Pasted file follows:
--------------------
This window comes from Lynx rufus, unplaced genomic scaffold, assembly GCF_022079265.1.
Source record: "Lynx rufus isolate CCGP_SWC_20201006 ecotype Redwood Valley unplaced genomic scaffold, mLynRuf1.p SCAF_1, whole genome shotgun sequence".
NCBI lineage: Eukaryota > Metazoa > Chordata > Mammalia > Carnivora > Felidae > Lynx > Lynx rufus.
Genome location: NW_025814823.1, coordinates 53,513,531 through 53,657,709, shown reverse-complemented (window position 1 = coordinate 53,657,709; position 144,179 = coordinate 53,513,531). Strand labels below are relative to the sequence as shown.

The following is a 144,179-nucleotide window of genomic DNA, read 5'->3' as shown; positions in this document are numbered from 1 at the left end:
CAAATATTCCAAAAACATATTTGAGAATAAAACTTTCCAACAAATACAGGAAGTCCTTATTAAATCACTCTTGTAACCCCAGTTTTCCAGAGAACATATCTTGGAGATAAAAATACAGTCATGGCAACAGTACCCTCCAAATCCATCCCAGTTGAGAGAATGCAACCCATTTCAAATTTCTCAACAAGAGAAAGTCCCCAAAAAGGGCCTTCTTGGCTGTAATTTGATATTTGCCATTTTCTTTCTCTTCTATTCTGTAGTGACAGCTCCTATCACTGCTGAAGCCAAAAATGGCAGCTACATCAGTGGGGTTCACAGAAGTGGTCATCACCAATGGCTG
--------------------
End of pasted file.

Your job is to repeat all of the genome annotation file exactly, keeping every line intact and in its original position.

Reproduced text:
This window comes from Lynx rufus, unplaced genomic scaffold, assembly GCF_022079265.1.
Source record: "Lynx rufus isolate CCGP_SWC_20201006 ecotype Redwood Valley unplaced genomic scaffold, mLynRuf1.p SCAF_1, whole genome shotgun sequence".
NCBI lineage: Eukaryota > Metazoa > Chordata > Mammalia > Carnivora > Felidae > Lynx > Lynx rufus.
Genome location: NW_025814823.1, coordinates 53,513,531 through 53,657,709, shown reverse-complemented (window position 1 = coordinate 53,657,709; position 144,179 = coordinate 53,513,531). Strand labels below are relative to the sequence as shown.

The following is a 144,179-nucleotide window of genomic DNA, read 5'->3' as shown; positions in this document are numbered from 1 at the left end:
CAAATATTCCAAAAACATATTTGAGAATAAAACTTTCCAACAAATACAGGAAGTCCTTATTAAATCACTCTTGTAACCCCAGTTTTCCAGAGAACATATCTTGGAGATAAAAATACAGTCATGGCAACAGTACCCTCCAAATCCATCCCAGTTGAGAGAATGCAACCCATTTCAAATTTCTCAACAAGAGAAAGTCCCCAAAAAGGGCCTTCTTGGCTGTAATTTGATATTTGCCATTTTCTTTCTCTTCTATTCTGTAGTGACAGCTCCTATCACTGCTGAAGCCAAAAATGGCAGCTACATCAGTGGGGTTCACAGAAGTGGTCATCACCAATGGCTG